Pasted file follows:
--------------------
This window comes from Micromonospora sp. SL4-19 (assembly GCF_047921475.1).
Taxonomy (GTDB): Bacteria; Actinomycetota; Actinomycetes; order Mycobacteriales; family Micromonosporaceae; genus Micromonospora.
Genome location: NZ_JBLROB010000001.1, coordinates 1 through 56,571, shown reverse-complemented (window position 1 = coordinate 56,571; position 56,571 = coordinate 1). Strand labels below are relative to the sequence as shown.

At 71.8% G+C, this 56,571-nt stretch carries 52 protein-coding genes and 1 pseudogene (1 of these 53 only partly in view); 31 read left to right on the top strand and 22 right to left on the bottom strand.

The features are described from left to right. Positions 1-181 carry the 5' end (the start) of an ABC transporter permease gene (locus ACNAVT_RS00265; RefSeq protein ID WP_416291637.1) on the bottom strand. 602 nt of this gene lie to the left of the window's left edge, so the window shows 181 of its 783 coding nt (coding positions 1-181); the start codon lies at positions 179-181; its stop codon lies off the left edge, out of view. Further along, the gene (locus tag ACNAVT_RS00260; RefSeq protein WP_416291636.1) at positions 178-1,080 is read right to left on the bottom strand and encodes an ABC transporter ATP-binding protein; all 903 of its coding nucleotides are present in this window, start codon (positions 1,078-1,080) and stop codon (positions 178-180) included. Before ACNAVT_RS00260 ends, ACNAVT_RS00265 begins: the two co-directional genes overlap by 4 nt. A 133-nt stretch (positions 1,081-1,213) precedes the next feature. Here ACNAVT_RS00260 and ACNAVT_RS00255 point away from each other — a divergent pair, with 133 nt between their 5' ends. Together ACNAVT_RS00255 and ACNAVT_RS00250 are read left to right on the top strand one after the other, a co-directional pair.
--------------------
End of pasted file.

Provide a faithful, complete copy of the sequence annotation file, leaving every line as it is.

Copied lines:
This window comes from Micromonospora sp. SL4-19 (assembly GCF_047921475.1).
Taxonomy (GTDB): Bacteria; Actinomycetota; Actinomycetes; order Mycobacteriales; family Micromonosporaceae; genus Micromonospora.
Genome location: NZ_JBLROB010000001.1, coordinates 1 through 56,571, shown reverse-complemented (window position 1 = coordinate 56,571; position 56,571 = coordinate 1). Strand labels below are relative to the sequence as shown.

At 71.8% G+C, this 56,571-nt stretch carries 52 protein-coding genes and 1 pseudogene (1 of these 53 only partly in view); 31 read left to right on the top strand and 22 right to left on the bottom strand.

The features are described from left to right. Positions 1-181 carry the 5' end (the start) of an ABC transporter permease gene (locus ACNAVT_RS00265; RefSeq protein ID WP_416291637.1) on the bottom strand. 602 nt of this gene lie to the left of the window's left edge, so the window shows 181 of its 783 coding nt (coding positions 1-181); the start codon lies at positions 179-181; its stop codon lies off the left edge, out of view. Further along, the gene (locus tag ACNAVT_RS00260; RefSeq protein WP_416291636.1) at positions 178-1,080 is read right to left on the bottom strand and encodes an ABC transporter ATP-binding protein; all 903 of its coding nucleotides are present in this window, start codon (positions 1,078-1,080) and stop codon (positions 178-180) included. Before ACNAVT_RS00260 ends, ACNAVT_RS00265 begins: the two co-directional genes overlap by 4 nt. A 133-nt stretch (positions 1,081-1,213) precedes the next feature. Here ACNAVT_RS00260 and ACNAVT_RS00255 point away from each other — a divergent pair, with 133 nt between their 5' ends. Together ACNAVT_RS00255 and ACNAVT_RS00250 are read left to right on the top strand one after the other, a co-directional pair.